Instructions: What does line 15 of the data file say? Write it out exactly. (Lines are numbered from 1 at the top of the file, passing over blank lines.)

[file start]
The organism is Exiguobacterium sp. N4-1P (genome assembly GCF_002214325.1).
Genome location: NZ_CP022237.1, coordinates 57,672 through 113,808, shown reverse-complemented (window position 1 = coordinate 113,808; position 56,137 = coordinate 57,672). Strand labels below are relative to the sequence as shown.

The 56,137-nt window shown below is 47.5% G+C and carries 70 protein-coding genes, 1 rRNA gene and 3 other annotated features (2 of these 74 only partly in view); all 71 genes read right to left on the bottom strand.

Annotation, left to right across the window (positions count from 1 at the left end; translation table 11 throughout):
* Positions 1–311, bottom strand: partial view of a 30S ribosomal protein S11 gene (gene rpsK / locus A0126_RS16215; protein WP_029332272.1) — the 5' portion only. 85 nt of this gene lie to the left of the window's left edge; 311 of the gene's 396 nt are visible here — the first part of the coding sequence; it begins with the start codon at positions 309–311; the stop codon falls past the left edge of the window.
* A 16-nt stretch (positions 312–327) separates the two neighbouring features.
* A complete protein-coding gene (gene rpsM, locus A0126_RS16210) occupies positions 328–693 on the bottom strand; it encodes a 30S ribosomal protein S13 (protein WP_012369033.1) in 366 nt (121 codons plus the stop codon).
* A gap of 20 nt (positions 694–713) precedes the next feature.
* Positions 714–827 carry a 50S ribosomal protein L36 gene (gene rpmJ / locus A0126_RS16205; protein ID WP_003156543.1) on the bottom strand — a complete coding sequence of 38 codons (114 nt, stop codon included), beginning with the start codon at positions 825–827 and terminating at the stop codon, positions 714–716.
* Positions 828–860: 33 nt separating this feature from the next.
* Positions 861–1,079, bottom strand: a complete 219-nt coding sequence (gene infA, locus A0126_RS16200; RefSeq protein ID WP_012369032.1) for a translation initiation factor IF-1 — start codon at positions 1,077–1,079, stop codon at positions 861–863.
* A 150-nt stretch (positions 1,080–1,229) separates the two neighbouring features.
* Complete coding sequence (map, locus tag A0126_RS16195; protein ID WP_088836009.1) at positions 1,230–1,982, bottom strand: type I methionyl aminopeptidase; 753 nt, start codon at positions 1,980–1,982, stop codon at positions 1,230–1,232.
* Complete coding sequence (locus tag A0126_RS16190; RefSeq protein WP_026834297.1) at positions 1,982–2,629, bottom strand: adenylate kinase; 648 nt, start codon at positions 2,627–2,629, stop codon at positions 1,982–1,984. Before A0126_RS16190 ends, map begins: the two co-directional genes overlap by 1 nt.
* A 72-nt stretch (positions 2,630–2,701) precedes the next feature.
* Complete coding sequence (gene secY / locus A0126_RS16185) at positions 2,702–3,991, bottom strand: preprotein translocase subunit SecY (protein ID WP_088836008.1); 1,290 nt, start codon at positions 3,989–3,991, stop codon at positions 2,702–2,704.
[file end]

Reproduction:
* A 72-nt stretch (positions 2,630–2,701) precedes the next feature.